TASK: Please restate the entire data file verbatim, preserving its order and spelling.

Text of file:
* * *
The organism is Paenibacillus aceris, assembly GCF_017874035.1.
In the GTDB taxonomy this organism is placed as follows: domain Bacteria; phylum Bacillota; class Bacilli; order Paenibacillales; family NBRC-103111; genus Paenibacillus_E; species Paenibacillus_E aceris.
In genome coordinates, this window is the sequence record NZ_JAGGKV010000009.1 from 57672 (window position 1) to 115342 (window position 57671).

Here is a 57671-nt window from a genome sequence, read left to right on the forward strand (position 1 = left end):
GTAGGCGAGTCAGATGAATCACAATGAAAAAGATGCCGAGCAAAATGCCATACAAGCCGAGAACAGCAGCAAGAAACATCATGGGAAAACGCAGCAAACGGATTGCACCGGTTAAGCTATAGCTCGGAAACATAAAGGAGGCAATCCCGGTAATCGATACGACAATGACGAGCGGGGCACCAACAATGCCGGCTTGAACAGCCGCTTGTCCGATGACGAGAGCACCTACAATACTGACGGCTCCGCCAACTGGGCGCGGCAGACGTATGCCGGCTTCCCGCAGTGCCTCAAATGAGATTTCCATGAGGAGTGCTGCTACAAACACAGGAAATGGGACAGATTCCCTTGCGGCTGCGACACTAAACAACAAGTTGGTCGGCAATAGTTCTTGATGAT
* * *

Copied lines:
The organism is Paenibacillus aceris, assembly GCF_017874035.1.
In the GTDB taxonomy this organism is placed as follows: domain Bacteria; phylum Bacillota; class Bacilli; order Paenibacillales; family NBRC-103111; genus Paenibacillus_E; species Paenibacillus_E aceris.
In genome coordinates, this window is the sequence record NZ_JAGGKV010000009.1 from 57672 (window position 1) to 115342 (window position 57671).

Here is a 57671-nt window from a genome sequence, read left to right on the forward strand (position 1 = left end):
GTAGGCGAGTCAGATGAATCACAATGAAAAAGATGCCGAGCAAAATGCCATACAAGCCGAGAACAGCAGCAAGAAACATCATGGGAAAACGCAGCAAACGGATTGCACCGGTTAAGCTATAGCTCGGAAACATAAAGGAGGCAATCCCGGTAATCGATACGACAATGACGAGCGGGGCACCAACAATGCCGGCTTGAACAGCCGCTTGTCCGATGACGAGAGCACCTACAATACTGACGGCTCCGCCAACTGGGCGCGGCAGACGTATGCCGGCTTCCCGCAGTGCCTCAAATGAGATTTCCATGAGGAGTGCTGCTACAAACACAGGAAATGGGACAGATTCCCTTGCGGCTGCGACACTAAACAACAAGTTGGTCGGCAATAGTTCTTGATGAT